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Campaign notebook: Gov. Wilson fundraises for DeMaio

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Supporters of Councilman Carl DeMaio’s mayoral campaign were greeted Wednesday by a fundraising letter that also broke some news: former San Diego Mayor and California Gov. Pete Wilson now supports DeMaio, too.

Wilson’s primary endorsement of Assemblyman Nathan Fletcher was perhaps the biggest of the spring (other possibilities: Mayor Jerry Sanders’ support of District Attorney Bonnie Dumanis or Lt. Gov. Gavin Newsome’s support of Congressman Bob Filner).

Throughout the campaign, Fletcher touted Wilson’s support as evidence of his qualifications, and it gave him a comfortable base to request Republican support after the San Diego County Republican Party opted to endorse DeMaio.

But when Wilson finally decided to choose a candidate in the general election, there was no announcement. No press conference, no photo shoot, nothing that would bring the news to the general population.

Instead, it was revealed through a fundraising request to DeMaio supporters signed by Wilson.

Here’s the letter:

Friends:

One of the most important elections San Diego has seen in decades will take place this November. If you love this city as much as I do, you'll join me to help ensure that Carl DeMaio is elected as our next Mayor.

Even if you supported a different candidate in the primary or sat out the race altogether, I hope you agree that to truly move our great city forward, we must elect Carl.

Carl is energetically building a team that welcomes all who share his hopes and his vision for San Diego. He is determined to achieve the fiscally responsible city government that is essential to attract the thriving private sector needed for jobs and paychecks and well-managed, high quality and affordable city services.

DeMaio communications director K.B. Forbes said the campaign didn’t make a bigger deal out of the endorsement because it wanted to focus on fundraising.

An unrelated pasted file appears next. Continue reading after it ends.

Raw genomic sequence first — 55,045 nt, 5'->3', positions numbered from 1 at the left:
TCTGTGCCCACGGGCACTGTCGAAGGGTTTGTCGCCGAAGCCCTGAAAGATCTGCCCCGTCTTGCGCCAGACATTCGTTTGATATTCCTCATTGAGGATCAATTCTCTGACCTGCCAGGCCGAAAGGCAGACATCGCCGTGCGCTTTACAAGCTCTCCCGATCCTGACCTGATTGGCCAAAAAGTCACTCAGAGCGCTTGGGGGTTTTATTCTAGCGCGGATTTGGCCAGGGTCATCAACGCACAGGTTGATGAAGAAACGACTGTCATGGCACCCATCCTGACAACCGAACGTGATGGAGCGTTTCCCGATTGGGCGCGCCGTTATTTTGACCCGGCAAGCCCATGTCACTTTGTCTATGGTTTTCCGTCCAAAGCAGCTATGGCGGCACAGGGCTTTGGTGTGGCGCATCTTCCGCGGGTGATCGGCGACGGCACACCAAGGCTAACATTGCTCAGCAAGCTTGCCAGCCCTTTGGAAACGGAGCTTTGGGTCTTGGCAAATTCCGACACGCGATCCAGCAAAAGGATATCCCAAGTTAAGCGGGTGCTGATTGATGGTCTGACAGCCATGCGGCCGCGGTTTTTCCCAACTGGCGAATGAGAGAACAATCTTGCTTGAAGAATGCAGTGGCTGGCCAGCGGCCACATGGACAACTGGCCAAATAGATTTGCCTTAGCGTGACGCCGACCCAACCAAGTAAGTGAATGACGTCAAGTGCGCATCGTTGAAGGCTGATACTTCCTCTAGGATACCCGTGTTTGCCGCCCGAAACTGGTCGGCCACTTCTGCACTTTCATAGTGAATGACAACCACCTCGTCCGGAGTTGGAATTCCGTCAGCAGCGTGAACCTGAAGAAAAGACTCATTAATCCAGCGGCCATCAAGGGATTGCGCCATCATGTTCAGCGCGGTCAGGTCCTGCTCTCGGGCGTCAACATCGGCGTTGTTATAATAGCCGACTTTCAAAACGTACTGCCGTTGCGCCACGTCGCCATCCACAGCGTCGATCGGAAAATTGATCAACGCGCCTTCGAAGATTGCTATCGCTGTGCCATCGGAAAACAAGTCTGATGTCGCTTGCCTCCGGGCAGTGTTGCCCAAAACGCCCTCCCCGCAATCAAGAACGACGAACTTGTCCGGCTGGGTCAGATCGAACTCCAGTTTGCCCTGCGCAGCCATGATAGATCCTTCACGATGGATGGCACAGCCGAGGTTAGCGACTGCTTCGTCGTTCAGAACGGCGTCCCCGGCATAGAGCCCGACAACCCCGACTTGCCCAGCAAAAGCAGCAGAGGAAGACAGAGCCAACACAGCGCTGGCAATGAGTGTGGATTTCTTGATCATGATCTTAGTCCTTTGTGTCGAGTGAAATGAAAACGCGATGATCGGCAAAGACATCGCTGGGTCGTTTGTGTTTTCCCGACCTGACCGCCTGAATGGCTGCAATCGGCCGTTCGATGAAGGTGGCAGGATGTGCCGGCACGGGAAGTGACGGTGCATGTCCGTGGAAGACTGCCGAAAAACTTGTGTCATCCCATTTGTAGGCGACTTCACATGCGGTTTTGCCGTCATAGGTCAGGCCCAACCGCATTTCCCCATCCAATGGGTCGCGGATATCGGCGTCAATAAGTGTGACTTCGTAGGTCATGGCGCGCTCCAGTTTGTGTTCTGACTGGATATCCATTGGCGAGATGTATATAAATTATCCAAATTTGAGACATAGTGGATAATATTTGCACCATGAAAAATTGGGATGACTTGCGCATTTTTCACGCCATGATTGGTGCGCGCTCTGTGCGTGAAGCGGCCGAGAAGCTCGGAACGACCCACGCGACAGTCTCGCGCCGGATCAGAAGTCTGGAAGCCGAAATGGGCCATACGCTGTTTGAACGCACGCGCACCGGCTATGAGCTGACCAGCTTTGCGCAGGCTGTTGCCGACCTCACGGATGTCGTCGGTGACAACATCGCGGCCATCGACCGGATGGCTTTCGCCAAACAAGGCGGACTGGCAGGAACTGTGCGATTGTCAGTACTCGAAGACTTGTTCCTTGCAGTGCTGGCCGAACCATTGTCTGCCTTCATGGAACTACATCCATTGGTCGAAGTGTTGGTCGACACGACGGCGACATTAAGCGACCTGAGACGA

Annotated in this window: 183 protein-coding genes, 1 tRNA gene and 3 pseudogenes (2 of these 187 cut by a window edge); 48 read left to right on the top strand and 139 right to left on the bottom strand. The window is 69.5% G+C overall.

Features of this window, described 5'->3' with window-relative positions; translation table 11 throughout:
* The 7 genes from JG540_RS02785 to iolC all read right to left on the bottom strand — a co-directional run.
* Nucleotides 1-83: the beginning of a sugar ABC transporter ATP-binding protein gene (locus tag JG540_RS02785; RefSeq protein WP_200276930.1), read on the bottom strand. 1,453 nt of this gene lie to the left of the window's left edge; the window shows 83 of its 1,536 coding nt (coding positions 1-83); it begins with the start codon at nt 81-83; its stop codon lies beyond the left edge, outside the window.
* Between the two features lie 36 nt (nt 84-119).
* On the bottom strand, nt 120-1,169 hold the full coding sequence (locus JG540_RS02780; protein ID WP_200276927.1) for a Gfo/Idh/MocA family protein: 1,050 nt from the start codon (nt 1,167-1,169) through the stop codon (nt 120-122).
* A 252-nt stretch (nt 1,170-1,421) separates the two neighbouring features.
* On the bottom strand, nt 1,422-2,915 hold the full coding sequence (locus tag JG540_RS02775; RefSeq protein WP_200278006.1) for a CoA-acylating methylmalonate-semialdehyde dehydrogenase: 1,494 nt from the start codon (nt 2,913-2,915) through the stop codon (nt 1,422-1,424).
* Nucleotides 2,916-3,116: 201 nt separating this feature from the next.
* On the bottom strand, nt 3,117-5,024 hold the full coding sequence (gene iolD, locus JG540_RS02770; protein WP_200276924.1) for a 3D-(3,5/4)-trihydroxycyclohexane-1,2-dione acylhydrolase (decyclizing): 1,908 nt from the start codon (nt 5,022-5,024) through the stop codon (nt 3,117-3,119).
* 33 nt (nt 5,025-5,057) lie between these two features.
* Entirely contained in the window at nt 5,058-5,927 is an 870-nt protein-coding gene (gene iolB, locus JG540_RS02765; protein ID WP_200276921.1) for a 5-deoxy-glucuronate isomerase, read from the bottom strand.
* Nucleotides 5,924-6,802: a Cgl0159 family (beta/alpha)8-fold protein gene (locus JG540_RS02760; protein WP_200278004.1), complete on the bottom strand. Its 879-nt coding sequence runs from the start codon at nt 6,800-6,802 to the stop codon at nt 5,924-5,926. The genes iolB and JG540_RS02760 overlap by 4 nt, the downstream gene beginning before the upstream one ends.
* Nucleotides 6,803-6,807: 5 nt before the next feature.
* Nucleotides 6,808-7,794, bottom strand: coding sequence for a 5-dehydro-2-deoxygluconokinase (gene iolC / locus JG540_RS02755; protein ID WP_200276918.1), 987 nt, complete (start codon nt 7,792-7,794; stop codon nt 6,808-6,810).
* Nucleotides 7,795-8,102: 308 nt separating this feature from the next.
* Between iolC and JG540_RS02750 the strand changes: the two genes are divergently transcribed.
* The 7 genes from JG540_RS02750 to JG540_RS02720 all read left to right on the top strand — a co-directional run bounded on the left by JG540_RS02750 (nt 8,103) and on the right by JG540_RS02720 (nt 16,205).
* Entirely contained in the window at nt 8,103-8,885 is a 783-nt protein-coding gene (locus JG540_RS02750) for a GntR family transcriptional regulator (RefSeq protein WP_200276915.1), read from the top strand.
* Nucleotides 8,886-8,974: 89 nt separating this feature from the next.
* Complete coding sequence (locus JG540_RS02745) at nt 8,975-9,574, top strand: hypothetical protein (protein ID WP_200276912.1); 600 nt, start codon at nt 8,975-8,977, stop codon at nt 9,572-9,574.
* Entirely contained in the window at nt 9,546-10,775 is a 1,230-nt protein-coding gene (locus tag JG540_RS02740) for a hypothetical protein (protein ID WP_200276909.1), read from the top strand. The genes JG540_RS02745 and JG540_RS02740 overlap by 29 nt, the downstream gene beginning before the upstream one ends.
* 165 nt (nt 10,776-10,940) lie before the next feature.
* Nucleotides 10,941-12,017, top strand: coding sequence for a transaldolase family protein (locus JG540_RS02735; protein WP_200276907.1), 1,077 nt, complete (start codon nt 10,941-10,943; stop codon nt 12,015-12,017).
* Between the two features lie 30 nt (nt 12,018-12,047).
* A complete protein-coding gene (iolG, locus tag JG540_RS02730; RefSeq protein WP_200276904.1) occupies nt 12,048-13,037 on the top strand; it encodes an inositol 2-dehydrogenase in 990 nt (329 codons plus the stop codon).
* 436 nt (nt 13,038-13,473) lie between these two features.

“We’re happy about his support.” Forbes said. “We’re pleased he’s on board. It shows we can attract support from everyone. We’ll be doing more events and rolling out more things in the coming weeks.”

Wilson said he decided immediately after the primary that he would be supporting DeMaio.

"A choice between someone with a history like (DeMaio's) and some with a history like (Filner's) is an easy choice," he said.

Wilson praised DeMaio's leadership on both pension and fiscal reform.

Asked why there wasn't more of an announcement made of his support, given Wilson's popularity, he said "It's not going to be any secret. We'll have plenty of joint appearances and the time hasn't passed for that."

Filner softens demeanor

Bob Filner’s political identity is in many ways tied to his theatrical personality. In interviews, the former Civil Rights protester has connected his political antics to lessons learned from Martin Luther King Jr. and his time as a Freedom Rider: Force those who disagree with you to confront their own opinions.

But Filner, in an interview and email exchange with Voice of San Diego, is now admitting that such behavior might not be appealing for a candidate seeking an executive position.

“Running for an executive position is much different than running for a legislative position,” he said. “I hadn’t internalized that to the extent that I should have.”